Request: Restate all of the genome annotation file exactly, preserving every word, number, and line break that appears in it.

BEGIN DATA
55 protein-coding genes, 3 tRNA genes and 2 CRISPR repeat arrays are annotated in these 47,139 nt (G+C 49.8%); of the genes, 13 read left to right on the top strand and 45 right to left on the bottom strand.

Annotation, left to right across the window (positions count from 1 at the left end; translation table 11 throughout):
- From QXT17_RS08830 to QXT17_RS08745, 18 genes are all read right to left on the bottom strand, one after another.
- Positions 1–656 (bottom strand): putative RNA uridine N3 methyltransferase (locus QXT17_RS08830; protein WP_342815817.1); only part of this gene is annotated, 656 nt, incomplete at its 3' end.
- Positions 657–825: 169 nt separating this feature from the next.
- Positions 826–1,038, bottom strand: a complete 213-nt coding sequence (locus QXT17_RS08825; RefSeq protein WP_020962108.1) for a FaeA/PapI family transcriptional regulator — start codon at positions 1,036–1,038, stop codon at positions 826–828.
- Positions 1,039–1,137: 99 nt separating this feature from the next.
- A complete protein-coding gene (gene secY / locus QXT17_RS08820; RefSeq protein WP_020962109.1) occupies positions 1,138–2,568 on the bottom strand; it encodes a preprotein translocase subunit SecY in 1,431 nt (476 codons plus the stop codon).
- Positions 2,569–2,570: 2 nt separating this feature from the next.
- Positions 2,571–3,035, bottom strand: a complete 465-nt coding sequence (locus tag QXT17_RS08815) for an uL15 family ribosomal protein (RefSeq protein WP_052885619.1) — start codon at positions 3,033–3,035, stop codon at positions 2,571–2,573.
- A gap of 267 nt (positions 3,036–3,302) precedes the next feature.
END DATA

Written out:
55 protein-coding genes, 3 tRNA genes and 2 CRISPR repeat arrays are annotated in these 47,139 nt (G+C 49.8%); of the genes, 13 read left to right on the top strand and 45 right to left on the bottom strand.

Annotation, left to right across the window (positions count from 1 at the left end; translation table 11 throughout):
- From QXT17_RS08830 to QXT17_RS08745, 18 genes are all read right to left on the bottom strand, one after another.
- Positions 1–656 (bottom strand): putative RNA uridine N3 methyltransferase (locus QXT17_RS08830; protein WP_342815817.1); only part of this gene is annotated, 656 nt, incomplete at its 3' end.
- Positions 657–825: 169 nt separating this feature from the next.
- Positions 826–1,038, bottom strand: a complete 213-nt coding sequence (locus QXT17_RS08825; RefSeq protein WP_020962108.1) for a FaeA/PapI family transcriptional regulator — start codon at positions 1,036–1,038, stop codon at positions 826–828.
- Positions 1,039–1,137: 99 nt separating this feature from the next.
- A complete protein-coding gene (gene secY / locus QXT17_RS08820; RefSeq protein WP_020962109.1) occupies positions 1,138–2,568 on the bottom strand; it encodes a preprotein translocase subunit SecY in 1,431 nt (476 codons plus the stop codon).
- Positions 2,569–2,570: 2 nt separating this feature from the next.
- Positions 2,571–3,035, bottom strand: a complete 465-nt coding sequence (locus tag QXT17_RS08815) for an uL15 family ribosomal protein (RefSeq protein WP_052885619.1) — start codon at positions 3,033–3,035, stop codon at positions 2,571–2,573.
- A gap of 267 nt (positions 3,036–3,302) precedes the next feature.